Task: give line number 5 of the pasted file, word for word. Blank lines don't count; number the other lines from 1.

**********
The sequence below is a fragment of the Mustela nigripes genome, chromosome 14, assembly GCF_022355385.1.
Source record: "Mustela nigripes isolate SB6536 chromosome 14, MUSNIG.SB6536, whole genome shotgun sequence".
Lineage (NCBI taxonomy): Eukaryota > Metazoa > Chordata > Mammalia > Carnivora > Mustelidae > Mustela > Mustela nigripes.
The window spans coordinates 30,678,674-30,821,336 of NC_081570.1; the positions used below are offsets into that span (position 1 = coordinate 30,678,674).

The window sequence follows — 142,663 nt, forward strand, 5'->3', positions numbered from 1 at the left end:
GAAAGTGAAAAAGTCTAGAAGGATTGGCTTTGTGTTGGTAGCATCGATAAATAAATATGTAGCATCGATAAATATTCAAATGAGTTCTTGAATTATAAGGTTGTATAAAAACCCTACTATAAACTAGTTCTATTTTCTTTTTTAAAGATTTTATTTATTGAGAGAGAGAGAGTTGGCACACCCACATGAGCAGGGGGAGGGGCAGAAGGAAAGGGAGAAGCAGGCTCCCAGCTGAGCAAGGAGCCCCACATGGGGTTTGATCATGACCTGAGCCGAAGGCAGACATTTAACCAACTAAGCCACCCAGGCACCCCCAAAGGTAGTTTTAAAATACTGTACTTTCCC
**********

The window sequence follows — 142,663 nt, forward strand, 5'->3', positions numbered from 1 at the left end: